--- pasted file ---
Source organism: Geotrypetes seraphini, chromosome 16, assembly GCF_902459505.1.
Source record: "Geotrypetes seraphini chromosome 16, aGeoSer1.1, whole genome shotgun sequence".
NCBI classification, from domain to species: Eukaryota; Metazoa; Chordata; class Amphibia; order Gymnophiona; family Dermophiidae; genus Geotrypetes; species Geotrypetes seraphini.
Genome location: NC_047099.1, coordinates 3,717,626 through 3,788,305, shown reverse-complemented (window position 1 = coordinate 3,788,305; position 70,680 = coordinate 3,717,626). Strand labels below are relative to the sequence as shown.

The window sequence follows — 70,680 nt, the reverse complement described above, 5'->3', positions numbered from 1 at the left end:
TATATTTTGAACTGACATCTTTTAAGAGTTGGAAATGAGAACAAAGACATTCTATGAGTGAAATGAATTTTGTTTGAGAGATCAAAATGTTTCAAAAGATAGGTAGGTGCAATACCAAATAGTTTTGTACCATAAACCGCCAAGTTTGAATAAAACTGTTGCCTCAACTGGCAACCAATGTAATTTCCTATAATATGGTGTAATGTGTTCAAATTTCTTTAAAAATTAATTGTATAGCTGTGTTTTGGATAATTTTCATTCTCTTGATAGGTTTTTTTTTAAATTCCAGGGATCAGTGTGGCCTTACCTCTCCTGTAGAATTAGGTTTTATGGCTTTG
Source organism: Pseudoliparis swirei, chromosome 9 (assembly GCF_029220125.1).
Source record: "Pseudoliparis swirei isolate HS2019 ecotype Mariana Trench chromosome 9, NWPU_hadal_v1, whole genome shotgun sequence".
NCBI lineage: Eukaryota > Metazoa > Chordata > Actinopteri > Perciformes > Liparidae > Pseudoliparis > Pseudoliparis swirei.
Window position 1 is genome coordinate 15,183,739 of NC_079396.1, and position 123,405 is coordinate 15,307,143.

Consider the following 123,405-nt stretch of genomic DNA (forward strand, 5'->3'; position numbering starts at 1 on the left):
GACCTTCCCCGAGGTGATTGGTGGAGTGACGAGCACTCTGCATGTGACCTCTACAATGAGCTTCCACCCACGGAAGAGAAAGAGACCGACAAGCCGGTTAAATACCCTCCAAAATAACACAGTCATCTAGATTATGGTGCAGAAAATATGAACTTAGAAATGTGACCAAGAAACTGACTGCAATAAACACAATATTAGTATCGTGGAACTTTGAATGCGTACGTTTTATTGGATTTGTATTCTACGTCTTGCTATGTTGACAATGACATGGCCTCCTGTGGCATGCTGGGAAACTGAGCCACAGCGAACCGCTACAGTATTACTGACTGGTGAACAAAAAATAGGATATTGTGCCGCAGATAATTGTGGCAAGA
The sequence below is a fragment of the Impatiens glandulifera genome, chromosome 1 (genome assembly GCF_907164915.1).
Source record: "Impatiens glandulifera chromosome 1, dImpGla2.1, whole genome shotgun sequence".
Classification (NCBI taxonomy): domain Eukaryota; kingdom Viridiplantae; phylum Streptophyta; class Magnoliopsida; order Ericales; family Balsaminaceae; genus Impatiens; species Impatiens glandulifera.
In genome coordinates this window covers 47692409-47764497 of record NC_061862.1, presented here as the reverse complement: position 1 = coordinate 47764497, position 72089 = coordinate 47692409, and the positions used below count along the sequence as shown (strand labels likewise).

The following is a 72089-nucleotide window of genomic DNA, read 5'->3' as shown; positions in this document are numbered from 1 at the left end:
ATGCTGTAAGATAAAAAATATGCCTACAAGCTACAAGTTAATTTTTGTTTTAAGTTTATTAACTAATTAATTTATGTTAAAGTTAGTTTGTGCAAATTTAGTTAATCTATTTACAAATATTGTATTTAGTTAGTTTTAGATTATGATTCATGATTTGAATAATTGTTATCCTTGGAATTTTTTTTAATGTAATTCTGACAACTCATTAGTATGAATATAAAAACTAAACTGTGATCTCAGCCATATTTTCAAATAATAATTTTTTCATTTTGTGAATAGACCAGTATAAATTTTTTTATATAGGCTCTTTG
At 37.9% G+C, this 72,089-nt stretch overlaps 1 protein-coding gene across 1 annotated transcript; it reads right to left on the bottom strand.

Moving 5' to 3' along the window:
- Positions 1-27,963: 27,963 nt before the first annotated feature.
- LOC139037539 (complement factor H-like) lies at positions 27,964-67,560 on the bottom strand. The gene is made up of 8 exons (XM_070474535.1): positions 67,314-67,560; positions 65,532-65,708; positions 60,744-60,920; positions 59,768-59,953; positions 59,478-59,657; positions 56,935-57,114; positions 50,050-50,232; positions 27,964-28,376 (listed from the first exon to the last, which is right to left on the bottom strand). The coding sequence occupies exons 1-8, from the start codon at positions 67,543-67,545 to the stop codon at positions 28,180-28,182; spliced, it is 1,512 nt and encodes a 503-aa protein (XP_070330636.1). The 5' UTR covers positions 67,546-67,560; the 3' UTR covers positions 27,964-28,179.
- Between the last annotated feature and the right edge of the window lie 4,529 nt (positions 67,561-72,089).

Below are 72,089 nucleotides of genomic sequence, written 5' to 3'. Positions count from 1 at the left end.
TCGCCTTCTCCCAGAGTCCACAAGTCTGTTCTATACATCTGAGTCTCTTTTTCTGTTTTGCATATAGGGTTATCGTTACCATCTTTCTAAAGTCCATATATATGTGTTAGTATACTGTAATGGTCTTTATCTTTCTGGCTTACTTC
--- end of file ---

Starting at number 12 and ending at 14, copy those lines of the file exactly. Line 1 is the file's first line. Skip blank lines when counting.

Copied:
GACCTTCCCCGAGGTGATTGGTGGAGTGACGAGCACTCTGCATGTGACCTCTACAATGAGCTTCCACCCACGGAAGAGAAAGAGACCGACAAGCCGGTTAAATACCCTCCAAAATAACACAGTCATCTAGATTATGGTGCAGAAAATATGAACTTAGAAATGTGACCAAGAAACTGACTGCAATAAACACAATATTAGTATCGTGGAACTTTGAATGCGTACGTTTTATTGGATTTGTATTCTACGTCTTGCTATGTTGACAATGACATGGCCTCCTGTGGCATGCTGGGAAACTGAGCCACAGCGAACCGCTACAGTATTACTGACTGGTGAACAAAAAATAGGATATTGTGCCGCAGATAATTGTGGCAAGA
The sequence below is a fragment of the Impatiens glandulifera genome, chromosome 1 (genome assembly GCF_907164915.1).
Source record: "Impatiens glandulifera chromosome 1, dImpGla2.1, whole genome shotgun sequence".